From her appearance, you wouldn’t guess that the 82-year-old grandmother of seventeen is a fierce competitor in a cut-throat sport. But appearances can be deceiving. “I’ve got pointy sticks and I ain’t afeard to use ’em!” Indeed, Mable Edison has poked out more than one eye in her quest to retain her title as World Knitting Champion.
The annual championship matches, which take place every November in Dubuque, Iowa, draw thousands of determined competitors from around the world. “We have entries from as far away as Kazakhstan,” boasts Ross Jimanaken, executive director of the event. “These are serious contenders. They train just as hard as any Olympic athlete and they deserve all the respect that entails.”
From Jimanaken’s words and tone one can readily detect a hint of defensiveness concerning the event. This is understandable since many don’t accept competitive knitting as a real sport. Case in point: the International Olympic Committee has refused to include knitting even as a demonstration event in the Olympic Games.
While the IOC refused to comment for this article, other athletic organizations were more outspoken.
A representative of the WWE, itself often denigrated for its crass commercialization and staged competitions, spoke with Random Notions on the condition of anonymity. “Look, we all know that wrestling, at least the way we do it, isn’t a real sport. Sure, it’s intensely athletic. But a sport? No. And neither is this. These old gals just have to accept that. But that doesn’t mean they shouldn’t make everything out of it they can. You know, maybe if they changed their names or wore skimpy costumes or something.”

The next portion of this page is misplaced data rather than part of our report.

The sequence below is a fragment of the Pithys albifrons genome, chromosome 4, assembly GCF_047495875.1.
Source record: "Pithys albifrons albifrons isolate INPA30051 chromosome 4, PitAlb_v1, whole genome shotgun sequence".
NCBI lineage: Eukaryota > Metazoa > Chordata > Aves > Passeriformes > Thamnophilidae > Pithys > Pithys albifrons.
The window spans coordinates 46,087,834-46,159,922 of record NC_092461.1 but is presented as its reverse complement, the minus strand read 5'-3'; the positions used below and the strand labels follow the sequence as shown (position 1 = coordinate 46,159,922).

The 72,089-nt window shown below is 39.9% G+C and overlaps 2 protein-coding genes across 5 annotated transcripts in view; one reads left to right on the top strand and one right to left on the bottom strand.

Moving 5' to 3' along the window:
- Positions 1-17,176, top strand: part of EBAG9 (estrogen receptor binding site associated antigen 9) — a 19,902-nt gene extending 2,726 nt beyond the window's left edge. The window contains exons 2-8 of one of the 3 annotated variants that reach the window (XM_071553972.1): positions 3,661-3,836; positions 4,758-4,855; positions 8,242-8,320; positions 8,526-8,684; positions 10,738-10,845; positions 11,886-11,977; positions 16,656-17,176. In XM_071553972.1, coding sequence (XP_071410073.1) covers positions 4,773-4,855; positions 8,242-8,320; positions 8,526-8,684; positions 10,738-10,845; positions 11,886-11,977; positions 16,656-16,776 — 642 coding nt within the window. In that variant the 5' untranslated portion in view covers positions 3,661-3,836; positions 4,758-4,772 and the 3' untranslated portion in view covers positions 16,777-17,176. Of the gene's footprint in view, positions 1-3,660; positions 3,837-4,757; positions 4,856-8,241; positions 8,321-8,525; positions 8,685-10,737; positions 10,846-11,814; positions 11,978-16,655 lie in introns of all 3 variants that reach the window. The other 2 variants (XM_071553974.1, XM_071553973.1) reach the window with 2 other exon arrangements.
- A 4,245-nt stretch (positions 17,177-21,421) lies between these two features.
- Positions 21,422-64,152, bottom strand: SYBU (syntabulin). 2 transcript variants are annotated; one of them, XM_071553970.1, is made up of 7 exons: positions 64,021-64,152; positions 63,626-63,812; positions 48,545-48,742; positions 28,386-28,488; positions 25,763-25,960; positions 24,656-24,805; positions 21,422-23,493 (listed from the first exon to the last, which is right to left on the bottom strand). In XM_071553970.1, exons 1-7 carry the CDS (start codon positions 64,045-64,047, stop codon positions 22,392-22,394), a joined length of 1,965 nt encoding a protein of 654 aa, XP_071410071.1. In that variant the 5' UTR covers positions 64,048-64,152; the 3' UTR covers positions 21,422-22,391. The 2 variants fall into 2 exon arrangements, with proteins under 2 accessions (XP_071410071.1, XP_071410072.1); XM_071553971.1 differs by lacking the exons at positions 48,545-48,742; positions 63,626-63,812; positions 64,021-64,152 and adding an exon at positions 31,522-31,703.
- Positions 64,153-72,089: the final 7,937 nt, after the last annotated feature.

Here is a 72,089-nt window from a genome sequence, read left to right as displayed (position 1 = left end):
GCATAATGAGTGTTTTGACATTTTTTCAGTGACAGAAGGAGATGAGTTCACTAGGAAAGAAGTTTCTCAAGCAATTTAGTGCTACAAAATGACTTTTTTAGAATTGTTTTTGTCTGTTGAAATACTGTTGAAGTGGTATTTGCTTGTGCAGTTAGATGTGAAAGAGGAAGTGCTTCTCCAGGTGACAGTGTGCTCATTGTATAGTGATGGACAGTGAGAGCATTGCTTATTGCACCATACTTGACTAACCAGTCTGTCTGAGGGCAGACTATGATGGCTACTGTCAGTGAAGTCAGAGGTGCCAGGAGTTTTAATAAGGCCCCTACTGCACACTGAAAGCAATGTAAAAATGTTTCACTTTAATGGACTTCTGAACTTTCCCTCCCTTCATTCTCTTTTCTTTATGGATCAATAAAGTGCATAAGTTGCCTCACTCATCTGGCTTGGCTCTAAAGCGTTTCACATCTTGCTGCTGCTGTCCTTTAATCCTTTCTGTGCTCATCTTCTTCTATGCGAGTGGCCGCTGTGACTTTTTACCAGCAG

Another anonymous contact, this one from the PGA, expressed similar views. “We’ve got men and women walking along, hitting a little ball with a club. What kind of sport is that? It’s all what you make of it. It’s the exclusivity, the elitism. Keep people out, exclude undesirables, and you get respect. Simple as that.”
Competitive knitting does have one thing in common with accepted sports: drug problems. Jimanaken admits, “Some of the contestants do sometimes bend the rules a little.” The rules he’s speaking of include prohibitions on, among other things, amphetamines and arthritis medications. The latter is particularly a problem when one considers that the average age of the top competitors is seventy nine.
“Look, I’m old,” says Anichka Czajkowski, the reigning Ukrainian champion. At 102, she’s the oldest competitor in the WKC, and one of the most feisty. “That bitch Edison, if she try to poke me with her needle again, I give her big fat lip. That what I do.”
Still, not all competitors are old ladies. Andrew Gaylord Farthington is only 29 and male. “Of courth I’m dithcriminated againtht,” lisps Farthington. “But I don’t mind. I’m ueth to it. Bethideth, no one can touth my knitted lingerie.”
While no one may be able to touch Farthington’s lingerie, it’s likely Edison will do her best to poke it.
Want to get in on this exciting and lucrative sport but don’t know a backstitch from a bobble? Check out Knitting: For Beginners! – The Ultimate Guide to Learn How to Knit & Start Creating Amazing Things (With Pictures!) from Amazon.